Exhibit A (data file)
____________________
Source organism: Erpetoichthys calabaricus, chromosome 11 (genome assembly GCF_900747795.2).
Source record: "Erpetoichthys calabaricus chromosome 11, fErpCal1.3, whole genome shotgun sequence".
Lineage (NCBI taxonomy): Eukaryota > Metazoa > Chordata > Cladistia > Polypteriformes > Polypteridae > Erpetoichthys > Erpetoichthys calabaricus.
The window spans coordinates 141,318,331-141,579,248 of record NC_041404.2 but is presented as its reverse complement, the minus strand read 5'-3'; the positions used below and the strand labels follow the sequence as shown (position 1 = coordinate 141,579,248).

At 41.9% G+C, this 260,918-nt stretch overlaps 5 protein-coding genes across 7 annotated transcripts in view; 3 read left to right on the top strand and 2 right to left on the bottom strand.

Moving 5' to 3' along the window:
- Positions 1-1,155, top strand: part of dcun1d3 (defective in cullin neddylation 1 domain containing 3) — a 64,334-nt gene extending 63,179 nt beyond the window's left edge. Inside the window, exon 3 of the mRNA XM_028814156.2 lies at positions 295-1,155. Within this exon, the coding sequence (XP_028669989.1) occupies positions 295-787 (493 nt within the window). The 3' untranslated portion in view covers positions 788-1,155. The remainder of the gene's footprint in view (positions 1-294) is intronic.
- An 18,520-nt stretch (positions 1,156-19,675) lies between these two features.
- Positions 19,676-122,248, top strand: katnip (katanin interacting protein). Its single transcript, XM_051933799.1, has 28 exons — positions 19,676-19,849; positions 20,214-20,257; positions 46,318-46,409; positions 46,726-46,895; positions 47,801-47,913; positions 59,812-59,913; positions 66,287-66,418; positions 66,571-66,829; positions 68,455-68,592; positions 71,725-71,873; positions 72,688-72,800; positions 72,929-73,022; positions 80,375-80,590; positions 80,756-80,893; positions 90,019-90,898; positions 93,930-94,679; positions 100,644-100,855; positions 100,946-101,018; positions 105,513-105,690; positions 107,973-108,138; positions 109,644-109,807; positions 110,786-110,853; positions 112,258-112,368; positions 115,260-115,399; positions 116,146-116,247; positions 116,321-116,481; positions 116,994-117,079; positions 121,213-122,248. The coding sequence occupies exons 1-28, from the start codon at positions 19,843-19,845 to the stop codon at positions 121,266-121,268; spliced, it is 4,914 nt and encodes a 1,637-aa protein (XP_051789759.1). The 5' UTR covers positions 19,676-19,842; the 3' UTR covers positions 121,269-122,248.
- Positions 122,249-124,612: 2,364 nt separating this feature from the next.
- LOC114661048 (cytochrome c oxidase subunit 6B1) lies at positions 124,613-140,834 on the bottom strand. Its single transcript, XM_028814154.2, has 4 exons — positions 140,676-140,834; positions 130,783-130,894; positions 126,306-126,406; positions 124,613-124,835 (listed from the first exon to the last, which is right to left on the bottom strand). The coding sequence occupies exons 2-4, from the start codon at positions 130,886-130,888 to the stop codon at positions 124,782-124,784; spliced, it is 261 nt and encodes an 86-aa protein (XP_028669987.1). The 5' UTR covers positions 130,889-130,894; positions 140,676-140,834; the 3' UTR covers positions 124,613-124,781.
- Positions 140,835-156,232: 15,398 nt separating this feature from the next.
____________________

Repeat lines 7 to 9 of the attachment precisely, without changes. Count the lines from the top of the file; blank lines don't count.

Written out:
- Positions 1-1,155, top strand: part of dcun1d3 (defective in cullin neddylation 1 domain containing 3) — a 64,334-nt gene extending 63,179 nt beyond the window's left edge. Inside the window, exon 3 of the mRNA XM_028814156.2 lies at positions 295-1,155. Within this exon, the coding sequence (XP_028669989.1) occupies positions 295-787 (493 nt within the window). The 3' untranslated portion in view covers positions 788-1,155. The remainder of the gene's footprint in view (positions 1-294) is intronic.
- An 18,520-nt stretch (positions 1,156-19,675) lies between these two features.
- Positions 19,676-122,248, top strand: katnip (katanin interacting protein). Its single transcript, XM_051933799.1, has 28 exons — positions 19,676-19,849; positions 20,214-20,257; positions 46,318-46,409; positions 46,726-46,895; positions 47,801-47,913; positions 59,812-59,913; positions 66,287-66,418; positions 66,571-66,829; positions 68,455-68,592; positions 71,725-71,873; positions 72,688-72,800; positions 72,929-73,022; positions 80,375-80,590; positions 80,756-80,893; positions 90,019-90,898; positions 93,930-94,679; positions 100,644-100,855; positions 100,946-101,018; positions 105,513-105,690; positions 107,973-108,138; positions 109,644-109,807; positions 110,786-110,853; positions 112,258-112,368; positions 115,260-115,399; positions 116,146-116,247; positions 116,321-116,481; positions 116,994-117,079; positions 121,213-122,248. The coding sequence occupies exons 1-28, from the start codon at positions 19,843-19,845 to the stop codon at positions 121,266-121,268; spliced, it is 4,914 nt and encodes a 1,637-aa protein (XP_051789759.1). The 5' UTR covers positions 19,676-19,842; the 3' UTR covers positions 121,269-122,248.